Nuestro pensamiento

EL DESAFÍO ACTUAL DE LA MEJORA CONTINUA ES INTEGRARSE A LAS RUTINAS DIARIAS Y GENERAR UNA NUEVA FORMA DE TRABAJO MAS EFECTIVA Y CON MEJOR CALIDAD DE VIDA PARA LOS MIEMBROS DE LA ORGANIZACIÓN

lunes, 5 de diciembre de 2016

The Magic Words


The seduction of some words in the world of quality and continuous improvement is undeniable; organizations of all types have been "flirting" with different terms over the last decades.
The quality circles seemed magical to the West in the 80's and from there different words and phrases aroused curiosity first and interest and fascination afterwards. TQM, Total Quality, TPM, Just in Time, Kanban, 5S, Kaizen, etc ... Until, more recently, Lean and Six Sigma.
All these terms that describe approaches associated with working better and with greater quality and benefits for the organization and its clients, have the charm of imagining a path to utopian perfection and besides being emulating those who have been successful in using them.
We could break down one by one the approaches mentioned and find a set of techniques and rules of application that can hardly be discussed and even see that its application is simple, in most cases, and related to common sense. In addition, these practices are available to all members of the organization.
However, everything said does not prevent a tremendous difficulty in understanding the essence and the philosophical foundation that has allowed a few to obtain extraordinary results with these approaches.
A superficial look makes many managers believe that they are applying Kaizen, 5S, TQM and, lately, driven by a great popularization, Lean or worse still a system of production like the one created in Toyota and usually mentioned like TPS (Toyota production system).
The mistake is to assume that this can be achieved only by reproducing techniques that some consultant is going to explain or that some training will allow us to learn. The accessory takes the place of the essential and the latter becomes invisible, as in the immortal novel of Saint Exupery[1].
An in-depth analysis of this question goes beyond the scope of this synthetic article, but if we want to deepen this reflection to understand the true foundations of TPS, lean and the other techniques mentioned, we have to think about extraordinarily important and challenging issues for conventional systems which go far beyond applying quality tools.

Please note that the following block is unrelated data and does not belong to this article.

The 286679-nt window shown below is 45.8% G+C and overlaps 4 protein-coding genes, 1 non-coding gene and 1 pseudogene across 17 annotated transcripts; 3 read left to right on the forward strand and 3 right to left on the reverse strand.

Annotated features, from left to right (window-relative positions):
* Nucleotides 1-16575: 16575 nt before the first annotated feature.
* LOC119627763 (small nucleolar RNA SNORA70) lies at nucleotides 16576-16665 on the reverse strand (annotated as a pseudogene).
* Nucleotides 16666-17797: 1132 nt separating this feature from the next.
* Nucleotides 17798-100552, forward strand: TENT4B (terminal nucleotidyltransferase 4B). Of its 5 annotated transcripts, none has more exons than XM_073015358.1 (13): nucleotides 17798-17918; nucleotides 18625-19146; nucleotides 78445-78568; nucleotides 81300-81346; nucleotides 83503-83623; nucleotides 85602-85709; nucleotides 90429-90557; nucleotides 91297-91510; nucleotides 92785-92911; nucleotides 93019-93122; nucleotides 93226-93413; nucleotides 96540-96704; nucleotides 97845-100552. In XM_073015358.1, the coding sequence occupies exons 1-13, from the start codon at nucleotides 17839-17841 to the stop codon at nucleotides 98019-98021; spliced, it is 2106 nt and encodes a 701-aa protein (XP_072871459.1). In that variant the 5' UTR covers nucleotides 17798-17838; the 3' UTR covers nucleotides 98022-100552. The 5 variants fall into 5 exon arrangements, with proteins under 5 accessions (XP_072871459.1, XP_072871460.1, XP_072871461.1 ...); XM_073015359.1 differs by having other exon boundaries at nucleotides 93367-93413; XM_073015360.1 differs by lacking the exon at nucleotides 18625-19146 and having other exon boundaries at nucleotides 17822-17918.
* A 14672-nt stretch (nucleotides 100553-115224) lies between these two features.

I am referring to the following principles:
1. "Lifetime" employment, this approach implies that people are not dismissed because of conjuncture problems, people are not the variable for cost adjustment. If there is a crisis, this implies that it has been badly planned and those responsible are the ones who run the organization and therefore they should leave.
At the end of the 40's, Kiichiro Toyoda resigned as president of Toyota in the face of a very severe crisis that required reducing costs in order not to disappear. It would have been much easier, and reasonable for current common sense, to lay off employees and to continue. Kiichiro Toyoda chose the path of personal renunciation to get out of the situation and left a message that change the future of that company forever.
2. Decisions based on the long term, this implies that decisions are not taken because of short-term pressures. The ONLY way to successfully apply and sustain continuous improvement is to have and sustain a long-term strategy that is unconditionally maintained.
3. Consistent planning, principles 1 and 2 can only be developed from thoughtful and effective planning. Organizations cannot handle themselves as a zigzagging vehicle, giving "flips".
All this seems impractical for conventional approaches to management in the West, however, we have examples beyond Toyota and we must reflect on the extraordinary value of these issues that require more pre-action planning and greater commitment, not only in the Business plan and administration, but also from the field of ethics and principles that should be the basis of social and organizational behavior.




[1] "The essential is invisible to the eyes," The Little Prince, Antoine de Saint-Exupery (1943).

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